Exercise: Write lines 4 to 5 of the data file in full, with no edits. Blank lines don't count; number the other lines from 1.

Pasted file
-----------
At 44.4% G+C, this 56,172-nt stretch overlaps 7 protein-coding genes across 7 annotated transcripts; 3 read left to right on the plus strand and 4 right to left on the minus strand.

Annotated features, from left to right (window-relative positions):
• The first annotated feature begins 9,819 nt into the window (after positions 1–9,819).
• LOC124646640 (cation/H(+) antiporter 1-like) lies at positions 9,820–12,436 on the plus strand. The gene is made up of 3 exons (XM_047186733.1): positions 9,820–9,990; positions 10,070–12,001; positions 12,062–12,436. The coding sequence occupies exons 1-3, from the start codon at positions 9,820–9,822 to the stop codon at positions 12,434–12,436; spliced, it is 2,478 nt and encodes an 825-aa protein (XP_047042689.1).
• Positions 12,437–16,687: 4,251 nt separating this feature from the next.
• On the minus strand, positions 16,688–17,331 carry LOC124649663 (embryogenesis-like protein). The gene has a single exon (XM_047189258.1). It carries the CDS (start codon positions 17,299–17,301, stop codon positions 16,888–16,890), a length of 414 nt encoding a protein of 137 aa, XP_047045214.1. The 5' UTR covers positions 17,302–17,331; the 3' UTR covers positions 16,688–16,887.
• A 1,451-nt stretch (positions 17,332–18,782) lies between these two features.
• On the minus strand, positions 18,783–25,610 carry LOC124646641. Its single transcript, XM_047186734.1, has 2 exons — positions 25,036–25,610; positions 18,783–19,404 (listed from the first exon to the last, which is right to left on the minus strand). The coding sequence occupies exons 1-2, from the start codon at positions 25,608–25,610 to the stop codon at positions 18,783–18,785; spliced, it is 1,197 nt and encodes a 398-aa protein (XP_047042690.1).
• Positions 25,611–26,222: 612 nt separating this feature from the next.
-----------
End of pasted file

• LOC124646640 (cation/H(+) antiporter 1-like) lies at positions 9,820–12,436 on the plus strand. The gene is made up of 3 exons (XM_047186733.1): positions 9,820–9,990; positions 10,070–12,001; positions 12,062–12,436. The coding sequence occupies exons 1-3, from the start codon at positions 9,820–9,822 to the stop codon at positions 12,434–12,436; spliced, it is 2,478 nt and encodes an 825-aa protein (XP_047042689.1).
• Positions 12,437–16,687: 4,251 nt separating this feature from the next.